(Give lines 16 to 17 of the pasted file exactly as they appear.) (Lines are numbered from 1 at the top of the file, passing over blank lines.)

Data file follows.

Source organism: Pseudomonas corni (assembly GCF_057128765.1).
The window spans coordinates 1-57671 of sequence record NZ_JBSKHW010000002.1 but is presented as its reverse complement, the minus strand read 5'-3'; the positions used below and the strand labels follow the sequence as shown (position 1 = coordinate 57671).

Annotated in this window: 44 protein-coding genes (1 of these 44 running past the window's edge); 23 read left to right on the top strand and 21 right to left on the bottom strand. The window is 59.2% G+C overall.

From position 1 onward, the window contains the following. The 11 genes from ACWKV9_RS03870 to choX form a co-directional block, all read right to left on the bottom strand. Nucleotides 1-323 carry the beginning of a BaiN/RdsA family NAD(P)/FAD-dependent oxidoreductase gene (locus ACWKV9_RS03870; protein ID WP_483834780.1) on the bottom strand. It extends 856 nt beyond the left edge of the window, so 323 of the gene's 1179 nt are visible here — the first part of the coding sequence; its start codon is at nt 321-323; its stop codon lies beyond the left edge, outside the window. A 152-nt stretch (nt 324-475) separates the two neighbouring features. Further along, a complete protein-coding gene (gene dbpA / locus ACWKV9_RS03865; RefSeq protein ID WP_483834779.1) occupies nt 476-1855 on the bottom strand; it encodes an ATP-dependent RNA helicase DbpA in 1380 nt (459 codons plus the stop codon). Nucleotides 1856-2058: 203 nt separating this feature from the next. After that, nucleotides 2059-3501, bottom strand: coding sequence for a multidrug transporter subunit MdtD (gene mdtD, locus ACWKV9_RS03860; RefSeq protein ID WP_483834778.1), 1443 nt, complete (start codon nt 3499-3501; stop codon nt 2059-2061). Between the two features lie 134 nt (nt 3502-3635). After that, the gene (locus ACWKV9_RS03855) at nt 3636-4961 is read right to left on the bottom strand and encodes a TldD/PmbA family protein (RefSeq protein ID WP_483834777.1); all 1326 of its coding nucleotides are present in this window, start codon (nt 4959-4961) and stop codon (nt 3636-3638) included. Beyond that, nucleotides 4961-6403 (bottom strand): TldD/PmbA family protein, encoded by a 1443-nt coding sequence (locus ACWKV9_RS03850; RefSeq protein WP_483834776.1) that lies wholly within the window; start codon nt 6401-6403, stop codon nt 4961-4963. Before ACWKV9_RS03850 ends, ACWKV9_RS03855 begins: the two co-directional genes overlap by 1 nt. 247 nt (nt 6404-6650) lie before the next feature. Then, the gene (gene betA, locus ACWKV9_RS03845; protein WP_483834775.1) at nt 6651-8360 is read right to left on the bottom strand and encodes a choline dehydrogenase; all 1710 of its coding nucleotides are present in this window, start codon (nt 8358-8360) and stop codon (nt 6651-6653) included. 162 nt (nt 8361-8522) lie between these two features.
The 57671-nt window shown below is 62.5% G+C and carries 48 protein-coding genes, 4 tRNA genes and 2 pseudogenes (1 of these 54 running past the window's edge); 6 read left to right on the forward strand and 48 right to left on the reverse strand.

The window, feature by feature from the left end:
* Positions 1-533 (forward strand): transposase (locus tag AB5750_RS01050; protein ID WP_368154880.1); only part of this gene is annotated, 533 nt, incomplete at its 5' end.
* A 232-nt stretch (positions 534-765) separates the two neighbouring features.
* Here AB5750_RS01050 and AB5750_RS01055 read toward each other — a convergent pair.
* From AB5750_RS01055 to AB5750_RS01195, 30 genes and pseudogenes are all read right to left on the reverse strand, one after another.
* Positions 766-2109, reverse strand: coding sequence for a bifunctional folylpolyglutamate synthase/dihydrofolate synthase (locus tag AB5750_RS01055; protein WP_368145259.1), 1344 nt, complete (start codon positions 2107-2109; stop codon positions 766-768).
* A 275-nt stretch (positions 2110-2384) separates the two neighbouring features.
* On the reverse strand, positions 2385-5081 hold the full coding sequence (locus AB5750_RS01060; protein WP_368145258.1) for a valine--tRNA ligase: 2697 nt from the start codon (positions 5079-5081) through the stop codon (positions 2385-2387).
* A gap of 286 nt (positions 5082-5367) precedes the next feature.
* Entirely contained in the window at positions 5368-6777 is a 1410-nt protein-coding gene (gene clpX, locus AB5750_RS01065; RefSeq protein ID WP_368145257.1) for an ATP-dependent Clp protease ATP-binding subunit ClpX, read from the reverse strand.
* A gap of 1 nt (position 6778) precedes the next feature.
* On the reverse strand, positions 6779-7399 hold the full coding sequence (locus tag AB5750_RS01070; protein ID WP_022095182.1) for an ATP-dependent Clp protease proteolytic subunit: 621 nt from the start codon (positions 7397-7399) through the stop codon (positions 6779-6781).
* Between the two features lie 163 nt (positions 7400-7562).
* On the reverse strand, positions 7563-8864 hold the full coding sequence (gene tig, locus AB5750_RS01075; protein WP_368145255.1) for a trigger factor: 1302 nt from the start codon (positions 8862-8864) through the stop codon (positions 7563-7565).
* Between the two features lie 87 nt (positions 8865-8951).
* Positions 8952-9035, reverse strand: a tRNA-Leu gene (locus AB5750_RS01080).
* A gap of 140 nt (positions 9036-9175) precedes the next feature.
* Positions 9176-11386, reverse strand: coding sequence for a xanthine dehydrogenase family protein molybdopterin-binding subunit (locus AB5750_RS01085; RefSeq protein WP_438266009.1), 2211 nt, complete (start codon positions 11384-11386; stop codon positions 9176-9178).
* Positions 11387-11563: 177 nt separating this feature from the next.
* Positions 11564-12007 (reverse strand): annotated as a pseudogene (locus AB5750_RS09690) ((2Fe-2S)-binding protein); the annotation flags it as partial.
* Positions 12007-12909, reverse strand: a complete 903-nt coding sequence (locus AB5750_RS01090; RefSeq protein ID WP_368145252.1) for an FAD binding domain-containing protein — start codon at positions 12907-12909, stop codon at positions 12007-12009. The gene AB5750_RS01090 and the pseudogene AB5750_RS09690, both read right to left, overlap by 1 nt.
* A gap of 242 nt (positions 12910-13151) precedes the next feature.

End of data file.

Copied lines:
* A gap of 1 nt (position 6778) precedes the next feature.
* On the reverse strand, positions 6779-7399 hold the full coding sequence (locus tag AB5750_RS01070; protein ID WP_022095182.1) for an ATP-dependent Clp protease proteolytic subunit: 621 nt from the start codon (positions 7397-7399) through the stop codon (positions 6779-6781).